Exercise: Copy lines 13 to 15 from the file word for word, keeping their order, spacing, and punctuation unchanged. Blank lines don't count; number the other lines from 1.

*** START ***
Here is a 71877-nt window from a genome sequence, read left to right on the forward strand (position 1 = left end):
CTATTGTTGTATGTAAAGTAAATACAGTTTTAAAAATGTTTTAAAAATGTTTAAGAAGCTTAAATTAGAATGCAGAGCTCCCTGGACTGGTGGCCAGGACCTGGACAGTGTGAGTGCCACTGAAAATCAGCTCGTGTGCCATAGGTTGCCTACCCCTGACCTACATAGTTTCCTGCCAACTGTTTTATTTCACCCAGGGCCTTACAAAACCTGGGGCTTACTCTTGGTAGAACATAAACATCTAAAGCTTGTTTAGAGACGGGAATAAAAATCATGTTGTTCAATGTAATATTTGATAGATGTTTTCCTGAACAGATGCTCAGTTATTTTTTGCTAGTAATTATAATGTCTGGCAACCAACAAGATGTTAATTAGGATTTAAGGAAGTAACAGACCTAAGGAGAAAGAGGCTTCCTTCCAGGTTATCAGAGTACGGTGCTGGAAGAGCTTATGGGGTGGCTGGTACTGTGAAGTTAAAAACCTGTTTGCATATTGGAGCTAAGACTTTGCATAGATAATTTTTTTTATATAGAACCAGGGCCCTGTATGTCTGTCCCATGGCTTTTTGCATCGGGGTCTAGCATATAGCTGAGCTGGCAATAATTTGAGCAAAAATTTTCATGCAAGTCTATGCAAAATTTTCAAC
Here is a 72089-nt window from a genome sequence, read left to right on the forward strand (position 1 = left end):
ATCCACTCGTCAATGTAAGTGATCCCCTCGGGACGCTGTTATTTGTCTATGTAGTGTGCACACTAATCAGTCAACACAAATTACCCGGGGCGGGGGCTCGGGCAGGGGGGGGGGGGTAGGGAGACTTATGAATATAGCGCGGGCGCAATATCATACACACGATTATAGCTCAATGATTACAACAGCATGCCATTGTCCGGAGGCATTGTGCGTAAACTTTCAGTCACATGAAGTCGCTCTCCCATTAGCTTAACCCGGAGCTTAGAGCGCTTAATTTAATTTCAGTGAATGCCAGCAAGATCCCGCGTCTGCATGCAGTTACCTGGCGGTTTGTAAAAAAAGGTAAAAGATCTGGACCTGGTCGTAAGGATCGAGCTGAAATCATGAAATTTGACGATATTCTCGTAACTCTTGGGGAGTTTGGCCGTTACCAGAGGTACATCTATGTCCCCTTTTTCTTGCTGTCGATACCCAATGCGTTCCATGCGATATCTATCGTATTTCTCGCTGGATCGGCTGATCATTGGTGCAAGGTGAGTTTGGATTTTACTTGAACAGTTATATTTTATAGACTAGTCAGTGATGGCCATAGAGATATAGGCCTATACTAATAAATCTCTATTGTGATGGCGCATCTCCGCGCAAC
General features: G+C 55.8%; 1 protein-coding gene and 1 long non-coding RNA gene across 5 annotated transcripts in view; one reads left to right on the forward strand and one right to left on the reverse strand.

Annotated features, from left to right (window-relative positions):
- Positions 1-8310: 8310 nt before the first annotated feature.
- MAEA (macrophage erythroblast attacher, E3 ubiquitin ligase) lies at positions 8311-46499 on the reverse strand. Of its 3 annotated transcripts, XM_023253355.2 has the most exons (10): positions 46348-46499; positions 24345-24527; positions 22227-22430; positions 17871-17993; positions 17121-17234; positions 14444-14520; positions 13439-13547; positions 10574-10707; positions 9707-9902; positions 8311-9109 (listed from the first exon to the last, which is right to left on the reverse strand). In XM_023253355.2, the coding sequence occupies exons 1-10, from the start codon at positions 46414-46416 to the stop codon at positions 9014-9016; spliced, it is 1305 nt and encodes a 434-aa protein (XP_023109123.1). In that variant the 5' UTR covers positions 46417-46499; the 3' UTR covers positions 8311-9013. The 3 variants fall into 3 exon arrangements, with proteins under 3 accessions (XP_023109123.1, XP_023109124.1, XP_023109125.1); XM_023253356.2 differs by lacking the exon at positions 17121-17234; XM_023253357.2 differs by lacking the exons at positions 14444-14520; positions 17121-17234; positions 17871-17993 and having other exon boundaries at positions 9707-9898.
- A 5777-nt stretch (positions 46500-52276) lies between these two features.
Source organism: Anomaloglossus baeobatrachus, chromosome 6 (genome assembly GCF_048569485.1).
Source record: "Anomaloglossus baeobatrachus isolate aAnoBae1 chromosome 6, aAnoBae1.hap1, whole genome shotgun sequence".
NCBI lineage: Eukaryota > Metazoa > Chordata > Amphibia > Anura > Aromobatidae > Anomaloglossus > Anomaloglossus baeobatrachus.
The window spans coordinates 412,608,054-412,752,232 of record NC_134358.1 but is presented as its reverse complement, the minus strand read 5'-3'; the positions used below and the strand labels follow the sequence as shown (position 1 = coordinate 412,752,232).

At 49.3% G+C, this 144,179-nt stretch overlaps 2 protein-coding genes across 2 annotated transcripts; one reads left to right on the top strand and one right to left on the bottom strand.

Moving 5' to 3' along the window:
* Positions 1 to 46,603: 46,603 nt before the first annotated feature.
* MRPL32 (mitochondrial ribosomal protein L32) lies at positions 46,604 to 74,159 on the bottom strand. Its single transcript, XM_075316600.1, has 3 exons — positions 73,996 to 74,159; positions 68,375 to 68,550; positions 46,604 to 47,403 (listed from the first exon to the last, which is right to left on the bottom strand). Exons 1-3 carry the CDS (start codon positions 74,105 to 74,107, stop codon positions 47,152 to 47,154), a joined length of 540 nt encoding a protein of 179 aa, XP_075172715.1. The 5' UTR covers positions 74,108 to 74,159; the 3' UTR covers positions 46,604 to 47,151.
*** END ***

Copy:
The window spans coordinates 412,608,054-412,752,232 of record NC_134358.1 but is presented as its reverse complement, the minus strand read 5'-3'; the positions used below and the strand labels follow the sequence as shown (position 1 = coordinate 412,752,232).

At 49.3% G+C, this 144,179-nt stretch overlaps 2 protein-coding genes across 2 annotated transcripts; one reads left to right on the top strand and one right to left on the bottom strand.

Moving 5' to 3' along the window: